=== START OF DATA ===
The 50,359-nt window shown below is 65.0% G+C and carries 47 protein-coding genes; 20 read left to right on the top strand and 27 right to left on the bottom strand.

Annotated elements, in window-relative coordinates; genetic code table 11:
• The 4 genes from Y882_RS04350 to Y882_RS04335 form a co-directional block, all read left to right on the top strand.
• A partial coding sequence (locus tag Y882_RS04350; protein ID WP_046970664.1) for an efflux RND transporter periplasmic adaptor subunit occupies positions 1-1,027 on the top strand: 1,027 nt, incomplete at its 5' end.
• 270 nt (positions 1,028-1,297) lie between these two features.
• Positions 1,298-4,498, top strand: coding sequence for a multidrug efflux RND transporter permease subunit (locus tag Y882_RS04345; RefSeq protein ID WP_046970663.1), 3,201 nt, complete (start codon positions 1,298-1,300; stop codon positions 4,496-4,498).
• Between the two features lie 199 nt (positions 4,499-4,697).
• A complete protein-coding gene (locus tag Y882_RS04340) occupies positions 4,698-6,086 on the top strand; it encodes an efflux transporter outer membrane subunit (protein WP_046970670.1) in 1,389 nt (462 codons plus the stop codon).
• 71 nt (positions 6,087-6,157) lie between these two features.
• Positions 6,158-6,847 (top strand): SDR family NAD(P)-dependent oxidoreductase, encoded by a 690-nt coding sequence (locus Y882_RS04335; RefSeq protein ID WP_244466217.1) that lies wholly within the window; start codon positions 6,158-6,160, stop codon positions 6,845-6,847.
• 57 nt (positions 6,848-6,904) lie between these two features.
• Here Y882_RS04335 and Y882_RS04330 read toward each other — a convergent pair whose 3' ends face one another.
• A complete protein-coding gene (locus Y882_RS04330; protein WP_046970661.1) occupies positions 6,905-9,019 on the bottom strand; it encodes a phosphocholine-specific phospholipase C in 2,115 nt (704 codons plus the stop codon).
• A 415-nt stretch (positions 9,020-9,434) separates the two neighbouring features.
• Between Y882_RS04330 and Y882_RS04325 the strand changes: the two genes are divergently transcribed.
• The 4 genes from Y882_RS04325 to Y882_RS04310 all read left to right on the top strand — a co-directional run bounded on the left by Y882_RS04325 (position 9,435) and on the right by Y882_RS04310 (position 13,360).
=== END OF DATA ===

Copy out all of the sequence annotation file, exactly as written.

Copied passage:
The 50,359-nt window shown below is 65.0% G+C and carries 47 protein-coding genes; 20 read left to right on the top strand and 27 right to left on the bottom strand.

Annotated elements, in window-relative coordinates; genetic code table 11:
• The 4 genes from Y882_RS04350 to Y882_RS04335 form a co-directional block, all read left to right on the top strand.
• A partial coding sequence (locus tag Y882_RS04350; protein ID WP_046970664.1) for an efflux RND transporter periplasmic adaptor subunit occupies positions 1-1,027 on the top strand: 1,027 nt, incomplete at its 5' end.
• 270 nt (positions 1,028-1,297) lie between these two features.
• Positions 1,298-4,498, top strand: coding sequence for a multidrug efflux RND transporter permease subunit (locus tag Y882_RS04345; RefSeq protein ID WP_046970663.1), 3,201 nt, complete (start codon positions 1,298-1,300; stop codon positions 4,496-4,498).
• Between the two features lie 199 nt (positions 4,499-4,697).
• A complete protein-coding gene (locus tag Y882_RS04340) occupies positions 4,698-6,086 on the top strand; it encodes an efflux transporter outer membrane subunit (protein WP_046970670.1) in 1,389 nt (462 codons plus the stop codon).
• 71 nt (positions 6,087-6,157) lie between these two features.
• Positions 6,158-6,847 (top strand): SDR family NAD(P)-dependent oxidoreductase, encoded by a 690-nt coding sequence (locus Y882_RS04335; RefSeq protein ID WP_244466217.1) that lies wholly within the window; start codon positions 6,158-6,160, stop codon positions 6,845-6,847.
• 57 nt (positions 6,848-6,904) lie between these two features.
• Here Y882_RS04335 and Y882_RS04330 read toward each other — a convergent pair whose 3' ends face one another.
• A complete protein-coding gene (locus Y882_RS04330; protein WP_046970661.1) occupies positions 6,905-9,019 on the bottom strand; it encodes a phosphocholine-specific phospholipase C in 2,115 nt (704 codons plus the stop codon).
• A 415-nt stretch (positions 9,020-9,434) separates the two neighbouring features.
• Between Y882_RS04330 and Y882_RS04325 the strand changes: the two genes are divergently transcribed.
• The 4 genes from Y882_RS04325 to Y882_RS04310 all read left to right on the top strand — a co-directional run bounded on the left by Y882_RS04325 (position 9,435) and on the right by Y882_RS04310 (position 13,360).